U.S. President Donald Trump had lunch with Saudi Arabia’s Deputy Crown Prince Mohammed bin Salman at the White House on March 14 (Tuesday).
President Trump met with Saudi Arabia’s Deputy Crown Prince Mohammed bin Salman at the White House Tuesday, where the two reportedly discussed their opposition to the landmark 2015 Iran nuclear deal. Prince Mohammed and President Trump were also expected to discuss U.S. arms sales to Saudi Arabia for the ongoing Saudi-led war in Yemen, which has killed thousands of civilians. Amnesty International urged Trump to block future arms sales, writing, “Arming the Saudi Arabia and Bahrain governments risks complicity with war crimes, and doing so while simultaneously banning travel to the U.S. from Yemen would be even more unconscionable.”
The White House has reportedly instructed the State Department to look for ways to cut more than a third of its budget. This could include slashing in half the United States’ annual $10 billion in funding for U.N. programs such as peacekeeping, vaccines and children’s aid. The outline of President Trump’s preliminary budget is slated to be released Thursday.
The Wall Street Journal is reporting President Trump has given the CIA expanded authority to carry out lethal drone strikes—a reversal of President Obama’s policies of limiting the CIA’s ability to carry out such strikes. Meanwhile, NBC News has reported Trump has taken steps to make it easier for both the Pentagon and the CIA to carry out lethal drone strikes. The moves involve declaring parts of Yemen and Somalia “areas of active hostilities,” giving the agencies greater powers to carry out strikes.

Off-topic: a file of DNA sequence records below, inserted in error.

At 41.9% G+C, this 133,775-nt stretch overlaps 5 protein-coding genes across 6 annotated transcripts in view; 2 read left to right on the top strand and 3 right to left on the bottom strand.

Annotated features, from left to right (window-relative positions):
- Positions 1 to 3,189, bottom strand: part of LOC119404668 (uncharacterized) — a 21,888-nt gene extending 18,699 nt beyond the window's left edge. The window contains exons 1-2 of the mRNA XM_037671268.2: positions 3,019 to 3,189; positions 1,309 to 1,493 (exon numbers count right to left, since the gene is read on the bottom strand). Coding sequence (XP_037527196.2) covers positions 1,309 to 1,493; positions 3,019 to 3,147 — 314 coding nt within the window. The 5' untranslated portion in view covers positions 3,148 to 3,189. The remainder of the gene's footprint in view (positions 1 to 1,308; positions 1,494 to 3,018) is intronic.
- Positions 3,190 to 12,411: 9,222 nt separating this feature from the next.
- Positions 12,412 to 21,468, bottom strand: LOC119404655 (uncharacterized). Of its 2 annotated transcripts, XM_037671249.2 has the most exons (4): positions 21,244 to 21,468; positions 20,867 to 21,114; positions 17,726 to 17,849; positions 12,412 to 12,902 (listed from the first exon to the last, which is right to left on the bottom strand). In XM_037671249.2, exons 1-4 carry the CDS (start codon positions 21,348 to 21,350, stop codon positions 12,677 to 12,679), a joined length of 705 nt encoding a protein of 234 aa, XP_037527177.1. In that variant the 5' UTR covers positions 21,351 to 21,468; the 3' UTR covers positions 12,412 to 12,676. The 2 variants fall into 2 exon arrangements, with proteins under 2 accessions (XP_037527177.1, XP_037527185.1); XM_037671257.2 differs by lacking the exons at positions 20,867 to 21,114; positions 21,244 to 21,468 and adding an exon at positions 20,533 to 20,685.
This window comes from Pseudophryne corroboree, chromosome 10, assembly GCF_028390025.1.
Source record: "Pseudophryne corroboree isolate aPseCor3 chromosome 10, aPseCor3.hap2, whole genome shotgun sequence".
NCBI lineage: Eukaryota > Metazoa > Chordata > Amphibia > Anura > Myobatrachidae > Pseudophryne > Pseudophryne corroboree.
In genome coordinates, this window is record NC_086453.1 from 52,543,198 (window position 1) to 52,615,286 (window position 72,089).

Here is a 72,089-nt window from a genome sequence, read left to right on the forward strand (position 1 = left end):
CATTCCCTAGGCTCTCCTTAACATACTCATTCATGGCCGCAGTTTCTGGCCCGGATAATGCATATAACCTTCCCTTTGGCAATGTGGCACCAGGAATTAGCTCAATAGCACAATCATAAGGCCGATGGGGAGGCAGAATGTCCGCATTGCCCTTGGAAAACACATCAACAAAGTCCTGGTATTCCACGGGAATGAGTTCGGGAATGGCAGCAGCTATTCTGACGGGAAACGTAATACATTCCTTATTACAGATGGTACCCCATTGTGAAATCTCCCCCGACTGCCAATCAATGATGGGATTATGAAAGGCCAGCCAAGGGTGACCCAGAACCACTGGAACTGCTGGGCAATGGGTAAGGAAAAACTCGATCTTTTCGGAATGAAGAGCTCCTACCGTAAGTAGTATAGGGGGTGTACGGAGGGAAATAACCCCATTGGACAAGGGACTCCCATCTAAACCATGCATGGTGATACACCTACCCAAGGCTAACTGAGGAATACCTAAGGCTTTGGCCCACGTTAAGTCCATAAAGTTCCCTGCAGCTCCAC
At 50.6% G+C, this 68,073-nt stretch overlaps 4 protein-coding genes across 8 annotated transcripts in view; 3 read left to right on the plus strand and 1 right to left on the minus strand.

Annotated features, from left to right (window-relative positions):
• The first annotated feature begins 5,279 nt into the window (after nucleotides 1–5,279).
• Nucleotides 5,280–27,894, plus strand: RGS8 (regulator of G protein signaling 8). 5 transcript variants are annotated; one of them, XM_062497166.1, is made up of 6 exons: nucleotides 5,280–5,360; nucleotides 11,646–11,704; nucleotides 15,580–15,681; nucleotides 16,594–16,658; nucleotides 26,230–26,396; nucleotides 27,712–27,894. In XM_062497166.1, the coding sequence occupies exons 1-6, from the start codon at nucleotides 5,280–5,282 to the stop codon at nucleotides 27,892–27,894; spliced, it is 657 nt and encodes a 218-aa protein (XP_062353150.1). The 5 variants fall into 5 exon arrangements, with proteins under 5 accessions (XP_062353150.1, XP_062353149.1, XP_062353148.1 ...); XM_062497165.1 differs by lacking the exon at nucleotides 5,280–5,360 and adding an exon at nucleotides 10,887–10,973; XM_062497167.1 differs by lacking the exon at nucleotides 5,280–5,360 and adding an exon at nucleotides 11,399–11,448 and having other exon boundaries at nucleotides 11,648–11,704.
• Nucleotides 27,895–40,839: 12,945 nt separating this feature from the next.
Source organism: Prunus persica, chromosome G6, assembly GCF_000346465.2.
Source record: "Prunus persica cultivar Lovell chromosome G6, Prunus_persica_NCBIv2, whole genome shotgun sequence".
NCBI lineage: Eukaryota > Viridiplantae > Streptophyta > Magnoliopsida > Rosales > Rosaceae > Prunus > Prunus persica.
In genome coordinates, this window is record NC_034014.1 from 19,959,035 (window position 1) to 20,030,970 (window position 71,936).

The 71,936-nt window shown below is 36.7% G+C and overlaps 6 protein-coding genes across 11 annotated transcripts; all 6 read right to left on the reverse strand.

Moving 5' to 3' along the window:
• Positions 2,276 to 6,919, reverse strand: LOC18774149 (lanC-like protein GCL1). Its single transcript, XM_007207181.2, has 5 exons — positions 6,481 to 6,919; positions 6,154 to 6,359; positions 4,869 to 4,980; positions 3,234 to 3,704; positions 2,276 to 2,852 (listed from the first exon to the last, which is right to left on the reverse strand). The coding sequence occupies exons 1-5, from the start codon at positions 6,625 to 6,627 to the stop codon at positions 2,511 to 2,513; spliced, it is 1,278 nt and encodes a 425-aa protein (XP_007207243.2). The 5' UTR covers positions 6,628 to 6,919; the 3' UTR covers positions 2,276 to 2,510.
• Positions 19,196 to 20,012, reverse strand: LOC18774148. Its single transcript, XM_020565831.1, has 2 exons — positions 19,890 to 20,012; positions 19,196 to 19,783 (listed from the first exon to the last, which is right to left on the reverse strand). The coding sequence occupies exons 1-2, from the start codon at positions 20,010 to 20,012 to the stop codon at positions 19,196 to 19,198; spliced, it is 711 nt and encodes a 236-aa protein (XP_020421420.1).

director of the Norwegian Refugee Council USA.
The United Nations has warned that the world is facing its largest humanitarian crisis since the end of the Second World War. Nearly 20 million people are at risk of starvation in Nigeria, Somalia, South Sudan and Yemen. Last month, the U.N. declared a famine in parts of South Sudan. Earlier this week, aid officials said they’re in a race against time to prevent a famine brought on by a U.S.-backed, Saudi-led war and blockade. Almost 19 million people in Yemen, two-thirds of the total population, are in need of assistance, and more than 7 million are facing starvation. For more, we speak with Joel Charny, director of the Norwegian Refugee Council USA.
See or read story here: https://www.democracynow.org/2017/3/15/aid_worker_decries_us_backed_relentless